Limited Benefit of Fish Consumption on Risk of Hip Fracture among Men in the Community-Based Hordaland Health Study
Peer reviewed, Journal article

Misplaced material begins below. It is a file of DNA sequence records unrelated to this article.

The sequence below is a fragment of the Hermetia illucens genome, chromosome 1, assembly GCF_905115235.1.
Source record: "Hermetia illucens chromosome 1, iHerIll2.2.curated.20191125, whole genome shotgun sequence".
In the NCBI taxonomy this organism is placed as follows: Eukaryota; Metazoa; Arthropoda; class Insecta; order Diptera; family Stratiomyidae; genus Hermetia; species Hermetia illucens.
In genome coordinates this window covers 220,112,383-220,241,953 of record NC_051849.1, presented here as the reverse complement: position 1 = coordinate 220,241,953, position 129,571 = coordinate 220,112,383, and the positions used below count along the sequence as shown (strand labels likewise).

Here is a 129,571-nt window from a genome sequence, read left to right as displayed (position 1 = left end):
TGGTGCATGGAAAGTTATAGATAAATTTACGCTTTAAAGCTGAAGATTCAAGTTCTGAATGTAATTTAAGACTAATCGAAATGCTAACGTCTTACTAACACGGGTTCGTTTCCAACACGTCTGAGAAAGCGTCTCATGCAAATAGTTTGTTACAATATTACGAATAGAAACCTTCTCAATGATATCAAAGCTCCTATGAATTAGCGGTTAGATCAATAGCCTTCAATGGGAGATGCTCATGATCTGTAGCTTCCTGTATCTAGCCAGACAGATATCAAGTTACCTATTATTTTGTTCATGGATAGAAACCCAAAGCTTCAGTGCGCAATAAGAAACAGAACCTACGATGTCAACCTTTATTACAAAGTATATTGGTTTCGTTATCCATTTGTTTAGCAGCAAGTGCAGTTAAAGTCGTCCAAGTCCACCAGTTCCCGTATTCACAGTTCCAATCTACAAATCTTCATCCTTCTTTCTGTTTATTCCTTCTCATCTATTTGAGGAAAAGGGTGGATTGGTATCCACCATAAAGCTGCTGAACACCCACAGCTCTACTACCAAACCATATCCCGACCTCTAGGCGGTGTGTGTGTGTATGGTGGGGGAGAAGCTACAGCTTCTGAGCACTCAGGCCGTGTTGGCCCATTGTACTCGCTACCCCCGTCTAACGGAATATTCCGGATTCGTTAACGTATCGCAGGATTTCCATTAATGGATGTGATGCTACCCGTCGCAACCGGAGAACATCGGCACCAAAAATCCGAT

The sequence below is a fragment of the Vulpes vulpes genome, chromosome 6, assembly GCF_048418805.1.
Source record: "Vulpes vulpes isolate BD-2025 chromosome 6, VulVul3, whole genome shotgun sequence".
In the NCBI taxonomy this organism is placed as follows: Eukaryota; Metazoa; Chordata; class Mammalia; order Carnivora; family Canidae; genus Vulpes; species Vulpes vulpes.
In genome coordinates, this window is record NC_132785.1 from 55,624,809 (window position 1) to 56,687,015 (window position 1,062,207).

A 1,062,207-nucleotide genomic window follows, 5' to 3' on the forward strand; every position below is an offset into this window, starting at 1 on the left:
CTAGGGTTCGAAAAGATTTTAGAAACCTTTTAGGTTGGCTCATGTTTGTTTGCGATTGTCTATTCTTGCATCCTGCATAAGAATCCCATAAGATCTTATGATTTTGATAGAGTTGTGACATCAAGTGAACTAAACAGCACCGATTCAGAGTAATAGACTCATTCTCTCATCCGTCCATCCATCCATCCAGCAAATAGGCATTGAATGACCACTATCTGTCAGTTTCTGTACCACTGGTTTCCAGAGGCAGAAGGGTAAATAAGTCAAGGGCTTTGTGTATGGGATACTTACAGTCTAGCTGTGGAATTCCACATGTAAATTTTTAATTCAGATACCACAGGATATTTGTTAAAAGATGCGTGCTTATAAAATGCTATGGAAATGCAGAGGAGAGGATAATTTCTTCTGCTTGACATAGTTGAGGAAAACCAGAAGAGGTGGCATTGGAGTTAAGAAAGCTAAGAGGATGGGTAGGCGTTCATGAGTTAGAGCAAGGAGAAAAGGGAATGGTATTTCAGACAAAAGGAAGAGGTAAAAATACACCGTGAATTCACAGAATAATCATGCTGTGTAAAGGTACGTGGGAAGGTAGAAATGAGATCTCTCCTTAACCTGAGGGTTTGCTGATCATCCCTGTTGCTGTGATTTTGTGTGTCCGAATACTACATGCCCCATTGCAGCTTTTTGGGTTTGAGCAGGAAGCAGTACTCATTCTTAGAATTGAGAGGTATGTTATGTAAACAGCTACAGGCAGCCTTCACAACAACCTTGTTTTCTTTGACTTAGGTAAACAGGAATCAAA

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Hip fractures have a high prevalence worldwide. Few studies have investigated whether fish consumption is associated with risk of hip fractures. The objective of the present study was to investigate the effect of fish intake on the subsequent risk of a hip fracture because of the low number of studies on this topic. A community-based prospective cohort study of 2865 men and women from Hordaland county in Norway, born between 1925–1927 and enrolled in the study in 1997–1999. Information on hip fracture cases was extracted from hospital records until 31 December 2009. Baseline information on the intake of fish was obtained from a semi-quantitative food frequency questionnaire. Cox proportional hazard regression models with death as a competing risk were used to evaluate the association of fish intake with risk of hip fracture. During a mean (SD) follow-up time of 9.6 (2.7) years, 226 hip fractures (72 in men, 154 in women) were observed. The mean (SD) fish intake was 48 (25) g/1000 kcal. The association between fish intake and risk of hip fracture was not linear and displayed a threshold, with low intake of fish being associated with an increased risk of hip fracture in men (HR (Hazard Ratio) = 1.84, 95% CI 1.10, 3.08). In this community-based prospective study of men and women, a low intake of fish was associated with the risk of a hip fracture in men.